The Paradise Papers: Exposing a rotten edifice
Thanks to the work of the International Consortium of Investigative Journalists and its partners, this shadow world is being exposed to the disinfectant of daylight
Horseshoe Bay beach in Southampton, Bermuda. The Paradise Papers – a cache of 13 million documents obtained from one of the leading firms specialising in offshore legal work – are an alarming insight into the size and sophistication of the parallel global financial system that has grown up around a small number of tax havens. Photograph: CJ GUNTHER/EPA
For the past week media organisations across the globe, including The Irish Times, have been reporting on the Paradise Papers. A cache of over 13 million documents obtained from one of the leading firms specialising in offshore legal work, they give an alarming insight into the size and sophistication of the parallel global financial system that has grown up around a small number of tax havens.
By virtue of colonial and other links to the United Kingdom, the legal systems of these countries are the bedrock on which the offshore world is built. They provide the certainty which enables billions of euro to circulate every day out of the sight of regulators and tax authorities.
The most profoundly troubling aspect of what has been revealed this week is just that; by and large it is all legal and meshes seamlessly with the the onshore world in which most of us live and pay our taxes.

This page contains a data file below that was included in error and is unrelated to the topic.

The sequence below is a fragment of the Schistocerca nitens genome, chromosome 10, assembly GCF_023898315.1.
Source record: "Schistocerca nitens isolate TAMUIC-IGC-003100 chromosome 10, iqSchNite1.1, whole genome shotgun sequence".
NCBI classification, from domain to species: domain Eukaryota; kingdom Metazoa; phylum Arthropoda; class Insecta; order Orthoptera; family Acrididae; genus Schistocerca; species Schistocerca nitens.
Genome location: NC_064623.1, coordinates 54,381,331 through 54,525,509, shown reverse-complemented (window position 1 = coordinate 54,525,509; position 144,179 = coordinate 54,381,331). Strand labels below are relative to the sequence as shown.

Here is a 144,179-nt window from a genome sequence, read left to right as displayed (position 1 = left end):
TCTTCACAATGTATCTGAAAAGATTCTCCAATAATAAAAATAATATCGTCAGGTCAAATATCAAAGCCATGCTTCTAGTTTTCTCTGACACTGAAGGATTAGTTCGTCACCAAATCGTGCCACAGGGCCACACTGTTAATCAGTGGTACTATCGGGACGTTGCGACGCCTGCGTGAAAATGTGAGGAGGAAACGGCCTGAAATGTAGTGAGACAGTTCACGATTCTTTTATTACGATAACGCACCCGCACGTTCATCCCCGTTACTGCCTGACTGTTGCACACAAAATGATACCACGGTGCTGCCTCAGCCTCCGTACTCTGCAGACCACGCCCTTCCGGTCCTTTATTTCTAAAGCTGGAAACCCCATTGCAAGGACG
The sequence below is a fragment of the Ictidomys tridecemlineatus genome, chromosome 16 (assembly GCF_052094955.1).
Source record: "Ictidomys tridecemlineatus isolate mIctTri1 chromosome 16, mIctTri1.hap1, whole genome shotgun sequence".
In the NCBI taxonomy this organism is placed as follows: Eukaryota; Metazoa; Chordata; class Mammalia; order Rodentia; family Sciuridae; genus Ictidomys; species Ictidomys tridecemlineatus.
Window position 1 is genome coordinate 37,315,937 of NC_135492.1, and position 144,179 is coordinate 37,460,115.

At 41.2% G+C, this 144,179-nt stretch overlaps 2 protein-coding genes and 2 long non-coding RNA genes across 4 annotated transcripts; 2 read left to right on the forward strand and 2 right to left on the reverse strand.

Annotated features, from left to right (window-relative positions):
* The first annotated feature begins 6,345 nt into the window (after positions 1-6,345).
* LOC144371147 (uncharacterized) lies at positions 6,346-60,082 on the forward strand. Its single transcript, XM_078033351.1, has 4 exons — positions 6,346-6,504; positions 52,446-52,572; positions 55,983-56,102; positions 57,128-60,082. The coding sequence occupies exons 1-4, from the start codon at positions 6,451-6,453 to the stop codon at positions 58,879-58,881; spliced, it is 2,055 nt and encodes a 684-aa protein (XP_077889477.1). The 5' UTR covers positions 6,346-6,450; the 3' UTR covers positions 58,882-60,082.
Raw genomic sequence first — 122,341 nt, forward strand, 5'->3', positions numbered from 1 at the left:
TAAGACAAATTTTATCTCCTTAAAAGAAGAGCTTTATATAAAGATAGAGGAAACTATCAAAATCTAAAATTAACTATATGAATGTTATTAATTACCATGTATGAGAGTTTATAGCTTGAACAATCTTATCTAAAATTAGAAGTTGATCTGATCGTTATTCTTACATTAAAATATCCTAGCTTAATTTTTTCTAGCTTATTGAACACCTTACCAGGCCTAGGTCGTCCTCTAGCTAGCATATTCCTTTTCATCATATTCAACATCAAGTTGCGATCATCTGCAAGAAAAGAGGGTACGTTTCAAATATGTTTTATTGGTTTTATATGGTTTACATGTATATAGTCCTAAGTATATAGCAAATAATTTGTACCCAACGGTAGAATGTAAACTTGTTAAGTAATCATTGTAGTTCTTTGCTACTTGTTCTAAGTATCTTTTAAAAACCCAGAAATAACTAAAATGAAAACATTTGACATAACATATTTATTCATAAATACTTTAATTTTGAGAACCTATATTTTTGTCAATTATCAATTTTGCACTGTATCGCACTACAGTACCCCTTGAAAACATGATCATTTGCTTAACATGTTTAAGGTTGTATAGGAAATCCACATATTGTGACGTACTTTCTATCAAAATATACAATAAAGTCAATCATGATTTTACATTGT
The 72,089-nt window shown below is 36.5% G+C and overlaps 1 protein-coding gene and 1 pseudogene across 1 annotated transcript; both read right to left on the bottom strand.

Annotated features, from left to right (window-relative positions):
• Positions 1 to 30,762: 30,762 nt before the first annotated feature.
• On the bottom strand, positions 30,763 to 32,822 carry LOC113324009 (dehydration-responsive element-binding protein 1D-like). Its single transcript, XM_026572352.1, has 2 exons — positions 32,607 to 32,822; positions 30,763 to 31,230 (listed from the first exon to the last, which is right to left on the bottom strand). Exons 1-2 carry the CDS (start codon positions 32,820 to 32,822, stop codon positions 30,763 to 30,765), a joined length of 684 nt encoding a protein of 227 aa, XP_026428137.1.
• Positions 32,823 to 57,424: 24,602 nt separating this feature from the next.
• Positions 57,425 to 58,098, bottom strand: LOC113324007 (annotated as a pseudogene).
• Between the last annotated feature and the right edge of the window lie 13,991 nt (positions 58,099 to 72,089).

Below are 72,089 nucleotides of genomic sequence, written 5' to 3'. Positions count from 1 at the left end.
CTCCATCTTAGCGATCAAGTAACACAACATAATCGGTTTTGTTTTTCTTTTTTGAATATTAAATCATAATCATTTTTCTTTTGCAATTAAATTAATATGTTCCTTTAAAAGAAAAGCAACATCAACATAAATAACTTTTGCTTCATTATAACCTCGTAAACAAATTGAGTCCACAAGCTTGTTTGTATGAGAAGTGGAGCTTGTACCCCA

The same banks, law firms and accountancy practices that we deal with are plugged into this system and make a great deal of money advising their wealthy and powerful clients on how to use it.
This whole rotten edifice exists only because it is allowed to exist by democratically elected governments and politicians. And as we have seen this week, many of them are direct and indirect beneficiaries of its existence
Thanks to the work of the International Consortium of Investigative Journalists and its partners, this shadow world is being exposed to the disinfectant of daylight. The stream of stories that have gone around the globe will only feed the inchoate anger and disenchantment that is being seized upon by populist politicians of every stripe.
It may not amount to the death rattle of late-stage capitalism that some may hope for, but it will serve as a wake up call – if one is needed – to more moderate politicians that more urgent action is needed.
They will point, as Taoiseach Leo Varadkar did on Tuesday, to the work done by the OECD to rein in the worst excesses of multinationals in this regard. And there is much merit in the argument that change will only come about as a result of such painstaking international efforts.
But, when we are reminded – as we were this week – of the nature and consequences of what goes on beyond the scrutiny and reach of national authorities, the OECD’s main role in all of this seems to be to provide a fig leaf for governments unwilling to put the offshore genie back in the bottle.
Ireland is a case in point. We have benefitted hugely from our low corporate taxes and the risk of throwing the baby out with the bathwater is far from trivial. But so is the risk that moderate politicians will, by their inaction, leave the door open to more radical alternatives.